Some of these gods are monstrous, like Elcoroth, the Infinite Pillar of Flesh, who is the god of Growth, Livestock, and Biologic Change.  He appears as an infinitely long worm composed of the torsos of all species, arcing through the sky like a banner.

Some are benign, like Oressa and Ulda, two goddesses of the harvest who hate each other almost as much as they hate the Church.

And some are inscrutable, like Casca, a powerful spirit of void, forgetfulness, peace, and solitude.  Casca appears as a hole in the universe, and teaches that everything is an illusion, and that desire is the root of all evil.

Heralds of the New Dawn

The Dawnbringers teach that the world was once the battleground between Good and Evil.  In the end, Good was defeated, and the world fell to ruin, and was remade in the image of Evil.  This is why there is so much pain, disease, death, and futility in the world.  It was never meant to be this way.

Humanity was never meant to suffer disease, old age, enslavement, and death.  Children were never meant to contract bone cancer.  The world is inherently unjust.

The only way to save the world is to end it.  Only when the last wicked man has perished will the sun truly set and the world be allowed the purification of a rebirth.  And so that is their goal: to extinguish the last wicked soul on Centerra.  However, since we cannot tell who is wicked, everyone must pass on before this world is abandoned.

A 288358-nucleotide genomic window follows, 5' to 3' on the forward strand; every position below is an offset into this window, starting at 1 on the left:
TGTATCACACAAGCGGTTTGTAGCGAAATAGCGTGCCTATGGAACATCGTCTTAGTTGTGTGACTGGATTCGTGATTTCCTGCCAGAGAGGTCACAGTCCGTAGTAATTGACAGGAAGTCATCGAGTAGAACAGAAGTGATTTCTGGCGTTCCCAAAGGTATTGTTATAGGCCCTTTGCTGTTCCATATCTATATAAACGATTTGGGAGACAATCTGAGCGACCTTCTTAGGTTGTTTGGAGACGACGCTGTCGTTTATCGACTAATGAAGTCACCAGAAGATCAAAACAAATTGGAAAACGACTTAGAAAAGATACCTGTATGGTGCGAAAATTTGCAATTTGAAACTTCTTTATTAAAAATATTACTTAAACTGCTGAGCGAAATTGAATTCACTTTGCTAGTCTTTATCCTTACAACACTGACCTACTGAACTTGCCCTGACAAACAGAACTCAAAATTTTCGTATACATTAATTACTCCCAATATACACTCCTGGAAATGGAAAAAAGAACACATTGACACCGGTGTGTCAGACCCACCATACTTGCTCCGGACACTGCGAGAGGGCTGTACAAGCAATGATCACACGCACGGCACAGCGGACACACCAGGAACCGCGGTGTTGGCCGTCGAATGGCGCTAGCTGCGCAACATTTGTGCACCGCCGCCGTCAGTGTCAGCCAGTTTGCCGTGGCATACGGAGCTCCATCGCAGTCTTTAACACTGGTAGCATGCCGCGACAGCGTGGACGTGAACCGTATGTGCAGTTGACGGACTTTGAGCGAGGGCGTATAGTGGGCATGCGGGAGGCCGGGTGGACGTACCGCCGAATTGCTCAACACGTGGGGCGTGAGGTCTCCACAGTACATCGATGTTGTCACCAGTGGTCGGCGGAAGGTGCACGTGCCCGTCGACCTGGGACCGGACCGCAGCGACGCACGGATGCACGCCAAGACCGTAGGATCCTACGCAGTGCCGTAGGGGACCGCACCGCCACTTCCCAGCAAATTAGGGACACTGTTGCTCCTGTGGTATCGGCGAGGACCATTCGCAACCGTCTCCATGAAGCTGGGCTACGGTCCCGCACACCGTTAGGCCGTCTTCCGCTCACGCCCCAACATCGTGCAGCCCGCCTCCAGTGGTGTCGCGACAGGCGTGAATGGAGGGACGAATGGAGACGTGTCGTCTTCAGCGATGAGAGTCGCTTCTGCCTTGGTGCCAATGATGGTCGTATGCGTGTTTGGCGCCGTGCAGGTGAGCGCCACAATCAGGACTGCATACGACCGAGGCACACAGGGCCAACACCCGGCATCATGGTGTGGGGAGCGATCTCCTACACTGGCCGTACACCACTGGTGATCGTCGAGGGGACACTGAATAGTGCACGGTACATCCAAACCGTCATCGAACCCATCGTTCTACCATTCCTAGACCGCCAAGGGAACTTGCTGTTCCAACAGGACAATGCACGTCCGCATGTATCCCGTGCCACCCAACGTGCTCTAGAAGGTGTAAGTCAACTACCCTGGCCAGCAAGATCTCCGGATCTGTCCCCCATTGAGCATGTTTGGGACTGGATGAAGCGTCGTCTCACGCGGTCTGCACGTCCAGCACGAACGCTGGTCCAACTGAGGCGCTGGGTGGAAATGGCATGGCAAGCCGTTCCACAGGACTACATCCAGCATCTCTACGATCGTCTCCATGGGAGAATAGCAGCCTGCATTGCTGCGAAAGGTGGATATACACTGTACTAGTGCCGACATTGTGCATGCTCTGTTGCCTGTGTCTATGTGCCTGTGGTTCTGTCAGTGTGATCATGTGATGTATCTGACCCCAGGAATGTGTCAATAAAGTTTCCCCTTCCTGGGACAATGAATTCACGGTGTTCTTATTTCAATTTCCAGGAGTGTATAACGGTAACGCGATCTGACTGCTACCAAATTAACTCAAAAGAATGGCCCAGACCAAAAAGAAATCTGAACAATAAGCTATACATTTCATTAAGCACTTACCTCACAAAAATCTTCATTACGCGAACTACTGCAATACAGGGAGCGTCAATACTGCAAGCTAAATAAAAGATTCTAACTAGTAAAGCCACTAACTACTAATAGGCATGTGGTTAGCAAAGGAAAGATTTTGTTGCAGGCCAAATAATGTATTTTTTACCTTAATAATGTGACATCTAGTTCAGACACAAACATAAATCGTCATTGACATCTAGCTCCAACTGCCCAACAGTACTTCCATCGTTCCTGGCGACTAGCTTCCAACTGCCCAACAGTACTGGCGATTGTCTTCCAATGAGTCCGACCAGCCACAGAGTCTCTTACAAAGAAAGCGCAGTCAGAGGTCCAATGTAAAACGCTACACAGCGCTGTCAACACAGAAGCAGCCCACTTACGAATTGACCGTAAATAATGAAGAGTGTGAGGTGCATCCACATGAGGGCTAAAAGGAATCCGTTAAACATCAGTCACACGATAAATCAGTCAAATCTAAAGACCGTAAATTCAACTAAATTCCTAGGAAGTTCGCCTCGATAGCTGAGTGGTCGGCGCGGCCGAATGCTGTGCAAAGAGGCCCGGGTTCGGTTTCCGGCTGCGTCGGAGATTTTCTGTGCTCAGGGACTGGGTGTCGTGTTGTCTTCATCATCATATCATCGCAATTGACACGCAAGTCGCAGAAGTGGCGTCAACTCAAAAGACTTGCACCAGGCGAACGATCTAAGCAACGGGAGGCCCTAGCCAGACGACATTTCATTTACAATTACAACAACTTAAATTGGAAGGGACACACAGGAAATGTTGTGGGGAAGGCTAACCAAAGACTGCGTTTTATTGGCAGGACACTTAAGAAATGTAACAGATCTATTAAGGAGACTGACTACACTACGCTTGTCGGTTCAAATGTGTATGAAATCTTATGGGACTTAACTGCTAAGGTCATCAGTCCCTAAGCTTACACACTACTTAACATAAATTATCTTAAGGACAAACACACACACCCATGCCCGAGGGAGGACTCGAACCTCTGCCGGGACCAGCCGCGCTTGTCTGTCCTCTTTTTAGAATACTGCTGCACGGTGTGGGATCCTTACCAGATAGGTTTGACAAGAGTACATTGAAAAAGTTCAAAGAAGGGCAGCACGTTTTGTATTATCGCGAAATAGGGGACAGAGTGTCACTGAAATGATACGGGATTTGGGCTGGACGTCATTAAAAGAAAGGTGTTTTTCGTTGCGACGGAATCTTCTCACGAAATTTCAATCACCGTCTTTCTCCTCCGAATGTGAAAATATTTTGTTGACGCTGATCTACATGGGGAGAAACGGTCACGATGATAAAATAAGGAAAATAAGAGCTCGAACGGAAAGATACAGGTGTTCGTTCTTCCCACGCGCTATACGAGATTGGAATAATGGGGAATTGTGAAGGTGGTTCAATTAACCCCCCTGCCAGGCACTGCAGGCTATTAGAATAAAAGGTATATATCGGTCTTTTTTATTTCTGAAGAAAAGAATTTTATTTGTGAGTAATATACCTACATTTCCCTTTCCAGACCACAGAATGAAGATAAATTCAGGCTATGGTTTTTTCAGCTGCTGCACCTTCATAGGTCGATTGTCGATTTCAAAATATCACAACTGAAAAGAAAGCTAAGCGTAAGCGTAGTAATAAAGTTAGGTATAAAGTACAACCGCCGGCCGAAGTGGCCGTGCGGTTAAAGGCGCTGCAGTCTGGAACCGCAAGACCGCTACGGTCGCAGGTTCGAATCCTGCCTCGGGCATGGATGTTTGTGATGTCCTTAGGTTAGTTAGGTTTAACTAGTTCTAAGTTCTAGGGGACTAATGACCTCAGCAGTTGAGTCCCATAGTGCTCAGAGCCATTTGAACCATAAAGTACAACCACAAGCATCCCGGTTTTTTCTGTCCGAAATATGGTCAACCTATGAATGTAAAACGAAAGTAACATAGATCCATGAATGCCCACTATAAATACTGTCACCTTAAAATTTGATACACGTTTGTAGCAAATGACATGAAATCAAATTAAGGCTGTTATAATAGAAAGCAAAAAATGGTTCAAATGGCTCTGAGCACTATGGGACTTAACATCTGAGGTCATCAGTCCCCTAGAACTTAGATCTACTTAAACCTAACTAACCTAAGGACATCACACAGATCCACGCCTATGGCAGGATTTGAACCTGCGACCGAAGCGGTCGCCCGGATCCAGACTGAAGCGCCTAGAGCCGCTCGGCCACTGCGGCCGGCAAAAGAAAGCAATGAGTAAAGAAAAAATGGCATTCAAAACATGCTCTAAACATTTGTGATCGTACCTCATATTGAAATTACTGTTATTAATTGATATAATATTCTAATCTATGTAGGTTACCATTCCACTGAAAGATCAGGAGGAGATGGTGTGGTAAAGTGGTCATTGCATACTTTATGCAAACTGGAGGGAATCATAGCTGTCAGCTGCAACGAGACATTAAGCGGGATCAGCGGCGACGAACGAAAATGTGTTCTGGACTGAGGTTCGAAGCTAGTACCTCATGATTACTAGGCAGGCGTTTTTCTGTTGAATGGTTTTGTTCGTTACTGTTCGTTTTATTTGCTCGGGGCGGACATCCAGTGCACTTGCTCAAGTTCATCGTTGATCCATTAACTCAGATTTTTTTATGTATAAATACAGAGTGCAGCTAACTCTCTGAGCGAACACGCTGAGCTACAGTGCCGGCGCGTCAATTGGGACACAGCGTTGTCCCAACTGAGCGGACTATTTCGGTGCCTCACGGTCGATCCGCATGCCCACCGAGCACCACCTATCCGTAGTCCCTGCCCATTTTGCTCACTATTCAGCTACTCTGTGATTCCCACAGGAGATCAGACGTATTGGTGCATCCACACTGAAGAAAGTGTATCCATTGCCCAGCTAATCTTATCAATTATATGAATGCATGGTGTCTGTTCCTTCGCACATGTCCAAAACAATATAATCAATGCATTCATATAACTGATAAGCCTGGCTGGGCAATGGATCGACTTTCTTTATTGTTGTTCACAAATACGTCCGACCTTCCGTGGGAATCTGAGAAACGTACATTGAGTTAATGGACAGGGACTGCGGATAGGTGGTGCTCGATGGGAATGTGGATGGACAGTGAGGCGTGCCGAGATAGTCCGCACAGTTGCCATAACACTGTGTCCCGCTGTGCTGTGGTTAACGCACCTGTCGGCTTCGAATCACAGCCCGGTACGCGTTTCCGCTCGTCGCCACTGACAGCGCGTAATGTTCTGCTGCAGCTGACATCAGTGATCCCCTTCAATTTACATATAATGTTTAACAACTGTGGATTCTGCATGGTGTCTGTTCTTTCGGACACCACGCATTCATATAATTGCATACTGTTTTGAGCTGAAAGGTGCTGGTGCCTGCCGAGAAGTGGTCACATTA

The Cult of the New Dawn operates hospitals, orphanages, and soup kitchens.  They take care of the most disadvantaged members of society.  (Just because the world is wicked doesn't mean that there aren't still good people who need help.)  Most of the time, this is all that they do.

But there have also been mass suicides.  And mass murders--entire towns wiped out, hundreds of families who perished peacefully in their sleep.

The Dawnbringers are led by the Radiant Maiden, who appears to be a veiled angel.  Lesser angels obey her as well, but they are her creations.  She claims to be the only living creature that remembers the world as it was before the Fall, and the Victory of Satan.  She brings healing, mercy, and gentle death.

The Deep Gods

The merfolk have their gods, too.  Little is known of them, except that they are living creatures that dwell in the blackest abysses of the sea.  They are never seen, and in fact it is believed that the lower pressures of the upper ocean would rip them apart if they ever ascended.

Their priestesses spend their entire lives attempting to grow large enough to mate with them.

The Green God

The Green God is more of a force, or a consensus.  It is the hatred of civilization, specifically symbolic thought (such as language).  In the eyes of nature, symbolism is the only abomination.  Just read this post.